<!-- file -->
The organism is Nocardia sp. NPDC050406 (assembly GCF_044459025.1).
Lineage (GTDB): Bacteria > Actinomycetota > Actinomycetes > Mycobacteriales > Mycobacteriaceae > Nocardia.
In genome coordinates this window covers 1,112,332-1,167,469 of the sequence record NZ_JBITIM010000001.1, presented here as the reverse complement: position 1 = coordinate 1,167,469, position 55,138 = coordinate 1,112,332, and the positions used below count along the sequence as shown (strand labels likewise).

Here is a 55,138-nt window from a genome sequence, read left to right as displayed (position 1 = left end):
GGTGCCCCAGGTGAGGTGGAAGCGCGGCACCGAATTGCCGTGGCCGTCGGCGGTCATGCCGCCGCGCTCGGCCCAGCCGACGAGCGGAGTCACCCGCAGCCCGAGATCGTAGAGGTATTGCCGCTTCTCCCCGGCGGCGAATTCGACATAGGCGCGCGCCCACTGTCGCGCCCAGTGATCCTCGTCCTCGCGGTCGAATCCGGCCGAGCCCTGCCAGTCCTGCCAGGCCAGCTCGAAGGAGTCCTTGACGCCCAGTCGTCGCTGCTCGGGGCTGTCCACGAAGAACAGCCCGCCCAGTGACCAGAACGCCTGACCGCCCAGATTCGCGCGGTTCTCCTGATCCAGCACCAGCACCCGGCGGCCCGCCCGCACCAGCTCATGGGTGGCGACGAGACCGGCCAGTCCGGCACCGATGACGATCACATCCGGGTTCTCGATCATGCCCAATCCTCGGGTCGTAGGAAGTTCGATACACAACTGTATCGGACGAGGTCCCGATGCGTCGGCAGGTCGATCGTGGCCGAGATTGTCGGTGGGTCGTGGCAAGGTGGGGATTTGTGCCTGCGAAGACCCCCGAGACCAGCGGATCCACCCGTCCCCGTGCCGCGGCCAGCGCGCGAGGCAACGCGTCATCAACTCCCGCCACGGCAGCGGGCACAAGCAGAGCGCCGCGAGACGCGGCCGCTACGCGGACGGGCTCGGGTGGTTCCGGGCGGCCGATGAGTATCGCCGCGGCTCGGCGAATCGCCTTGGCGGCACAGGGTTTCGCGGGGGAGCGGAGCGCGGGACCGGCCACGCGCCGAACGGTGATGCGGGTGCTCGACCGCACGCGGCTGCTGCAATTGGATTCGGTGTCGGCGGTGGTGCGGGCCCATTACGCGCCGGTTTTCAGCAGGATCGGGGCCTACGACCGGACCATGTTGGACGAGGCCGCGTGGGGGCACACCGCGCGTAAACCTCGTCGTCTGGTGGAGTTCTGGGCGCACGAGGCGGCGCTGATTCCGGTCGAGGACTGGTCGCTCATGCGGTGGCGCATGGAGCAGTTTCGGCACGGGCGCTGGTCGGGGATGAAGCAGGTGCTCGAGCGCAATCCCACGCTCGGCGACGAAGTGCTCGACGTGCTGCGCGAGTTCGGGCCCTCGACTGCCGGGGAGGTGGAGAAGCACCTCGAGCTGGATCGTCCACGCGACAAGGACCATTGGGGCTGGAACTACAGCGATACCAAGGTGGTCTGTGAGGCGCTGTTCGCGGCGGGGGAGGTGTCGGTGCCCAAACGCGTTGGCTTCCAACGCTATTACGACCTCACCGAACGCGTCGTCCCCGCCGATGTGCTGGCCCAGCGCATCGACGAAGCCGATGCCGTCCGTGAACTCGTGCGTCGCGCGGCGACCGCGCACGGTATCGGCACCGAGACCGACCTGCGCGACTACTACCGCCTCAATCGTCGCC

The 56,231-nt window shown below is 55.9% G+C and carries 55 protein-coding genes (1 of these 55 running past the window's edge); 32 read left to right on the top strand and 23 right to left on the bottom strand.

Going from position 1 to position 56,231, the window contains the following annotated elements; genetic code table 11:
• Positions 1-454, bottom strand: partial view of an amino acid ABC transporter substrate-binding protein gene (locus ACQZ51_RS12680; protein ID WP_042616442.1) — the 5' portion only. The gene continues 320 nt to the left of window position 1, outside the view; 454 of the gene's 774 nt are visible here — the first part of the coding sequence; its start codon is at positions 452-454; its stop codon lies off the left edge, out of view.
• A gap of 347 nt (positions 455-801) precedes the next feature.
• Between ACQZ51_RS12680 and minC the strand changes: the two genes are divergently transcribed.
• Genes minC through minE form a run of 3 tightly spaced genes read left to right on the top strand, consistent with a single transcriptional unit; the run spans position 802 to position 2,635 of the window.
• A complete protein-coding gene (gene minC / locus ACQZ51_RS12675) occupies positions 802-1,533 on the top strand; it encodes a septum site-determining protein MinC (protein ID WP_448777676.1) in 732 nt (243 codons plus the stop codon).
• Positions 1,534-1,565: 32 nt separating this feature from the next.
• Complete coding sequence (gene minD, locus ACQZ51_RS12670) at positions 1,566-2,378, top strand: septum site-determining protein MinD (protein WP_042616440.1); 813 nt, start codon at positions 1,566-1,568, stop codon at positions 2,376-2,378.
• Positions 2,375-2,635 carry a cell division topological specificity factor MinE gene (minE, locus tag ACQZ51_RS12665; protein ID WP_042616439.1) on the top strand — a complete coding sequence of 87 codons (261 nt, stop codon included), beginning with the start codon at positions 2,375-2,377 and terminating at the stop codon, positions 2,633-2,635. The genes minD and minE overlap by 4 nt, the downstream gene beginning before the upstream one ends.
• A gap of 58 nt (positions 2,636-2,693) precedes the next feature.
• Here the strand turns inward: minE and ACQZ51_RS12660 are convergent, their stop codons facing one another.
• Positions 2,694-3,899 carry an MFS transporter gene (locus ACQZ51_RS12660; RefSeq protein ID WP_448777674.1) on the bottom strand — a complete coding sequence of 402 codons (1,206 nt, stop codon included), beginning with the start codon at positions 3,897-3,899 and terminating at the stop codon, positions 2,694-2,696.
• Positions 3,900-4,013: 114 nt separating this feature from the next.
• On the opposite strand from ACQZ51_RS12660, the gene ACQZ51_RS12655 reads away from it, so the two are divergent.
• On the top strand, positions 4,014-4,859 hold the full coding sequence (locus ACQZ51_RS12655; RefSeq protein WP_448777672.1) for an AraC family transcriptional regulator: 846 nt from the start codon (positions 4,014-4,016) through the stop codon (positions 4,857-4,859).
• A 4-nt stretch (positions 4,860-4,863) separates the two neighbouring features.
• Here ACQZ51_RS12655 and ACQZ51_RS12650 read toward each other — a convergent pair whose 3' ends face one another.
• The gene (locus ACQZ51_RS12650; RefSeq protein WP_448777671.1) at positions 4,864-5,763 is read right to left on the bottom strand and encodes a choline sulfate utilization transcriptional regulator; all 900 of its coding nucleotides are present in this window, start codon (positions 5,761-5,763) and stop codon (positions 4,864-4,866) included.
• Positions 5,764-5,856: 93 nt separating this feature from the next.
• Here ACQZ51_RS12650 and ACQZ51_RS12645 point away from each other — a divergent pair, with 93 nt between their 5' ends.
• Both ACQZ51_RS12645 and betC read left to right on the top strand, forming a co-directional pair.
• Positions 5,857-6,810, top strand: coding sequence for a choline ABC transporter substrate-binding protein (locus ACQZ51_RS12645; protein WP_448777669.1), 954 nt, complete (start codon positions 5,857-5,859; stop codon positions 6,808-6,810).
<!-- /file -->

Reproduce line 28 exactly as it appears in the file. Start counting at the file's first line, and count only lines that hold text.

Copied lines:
• Positions 5,857-6,810, top strand: coding sequence for a choline ABC transporter substrate-binding protein (locus ACQZ51_RS12645; protein WP_448777669.1), 954 nt, complete (start codon positions 5,857-5,859; stop codon positions 6,808-6,810).